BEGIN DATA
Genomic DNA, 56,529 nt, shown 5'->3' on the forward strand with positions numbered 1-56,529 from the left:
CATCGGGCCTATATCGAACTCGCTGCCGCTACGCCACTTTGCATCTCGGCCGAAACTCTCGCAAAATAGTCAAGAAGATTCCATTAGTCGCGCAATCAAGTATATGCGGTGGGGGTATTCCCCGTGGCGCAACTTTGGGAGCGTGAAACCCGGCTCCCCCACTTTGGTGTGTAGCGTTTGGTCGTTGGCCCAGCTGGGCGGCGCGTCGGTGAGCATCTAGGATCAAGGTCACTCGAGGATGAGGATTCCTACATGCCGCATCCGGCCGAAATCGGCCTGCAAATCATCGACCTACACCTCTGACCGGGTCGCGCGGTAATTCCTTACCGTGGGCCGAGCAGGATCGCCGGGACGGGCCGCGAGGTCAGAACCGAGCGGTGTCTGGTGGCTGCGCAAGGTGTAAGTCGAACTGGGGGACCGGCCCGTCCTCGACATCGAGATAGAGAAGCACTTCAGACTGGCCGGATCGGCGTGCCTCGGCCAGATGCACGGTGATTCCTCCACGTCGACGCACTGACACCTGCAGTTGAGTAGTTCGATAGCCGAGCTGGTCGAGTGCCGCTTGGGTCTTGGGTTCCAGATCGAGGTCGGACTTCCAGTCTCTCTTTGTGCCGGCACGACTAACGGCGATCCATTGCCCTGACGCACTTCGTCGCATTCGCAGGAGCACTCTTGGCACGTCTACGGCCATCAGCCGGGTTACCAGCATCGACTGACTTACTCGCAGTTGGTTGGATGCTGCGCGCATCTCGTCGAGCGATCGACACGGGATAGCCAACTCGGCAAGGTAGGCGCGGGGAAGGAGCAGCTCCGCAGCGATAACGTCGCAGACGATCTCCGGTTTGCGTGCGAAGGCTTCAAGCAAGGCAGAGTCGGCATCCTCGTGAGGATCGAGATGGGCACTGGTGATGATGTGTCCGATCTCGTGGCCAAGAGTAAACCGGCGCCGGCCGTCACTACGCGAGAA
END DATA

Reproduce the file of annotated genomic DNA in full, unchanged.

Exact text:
Genomic DNA, 56,529 nt, shown 5'->3' on the forward strand with positions numbered 1-56,529 from the left:
CATCGGGCCTATATCGAACTCGCTGCCGCTACGCCACTTTGCATCTCGGCCGAAACTCTCGCAAAATAGTCAAGAAGATTCCATTAGTCGCGCAATCAAGTATATGCGGTGGGGGTATTCCCCGTGGCGCAACTTTGGGAGCGTGAAACCCGGCTCCCCCACTTTGGTGTGTAGCGTTTGGTCGTTGGCCCAGCTGGGCGGCGCGTCGGTGAGCATCTAGGATCAAGGTCACTCGAGGATGAGGATTCCTACATGCCGCATCCGGCCGAAATCGGCCTGCAAATCATCGACCTACACCTCTGACCGGGTCGCGCGGTAATTCCTTACCGTGGGCCGAGCAGGATCGCCGGGACGGGCCGCGAGGTCAGAACCGAGCGGTGTCTGGTGGCTGCGCAAGGTGTAAGTCGAACTGGGGGACCGGCCCGTCCTCGACATCGAGATAGAGAAGCACTTCAGACTGGCCGGATCGGCGTGCCTCGGCCAGATGCACGGTGATTCCTCCACGTCGACGCACTGACACCTGCAGTTGAGTAGTTCGATAGCCGAGCTGGTCGAGTGCCGCTTGGGTCTTGGGTTCCAGATCGAGGTCGGACTTCCAGTCTCTCTTTGTGCCGGCACGACTAACGGCGATCCATTGCCCTGACGCACTTCGTCGCATTCGCAGGAGCACTCTTGGCACGTCTACGGCCATCAGCCGGGTTACCAGCATCGACTGACTTACTCGCAGTTGGTTGGATGCTGCGCGCATCTCGTCGAGCGATCGACACGGGATAGCCAACTCGGCAAGGTAGGCGCGGGGAAGGAGCAGCTCCGCAGCGATAACGTCGCAGACGATCTCCGGTTTGCGTGCGAAGGCTTCAAGCAAGGCAGAGTCGGCATCCTCGTGAGGATCGAGATGGGCACTGGTGATGATGTGTCCGATCTCGTGGCCAAGAGTAAACCGGCGCCGGCCGTCACTACGCGAGAA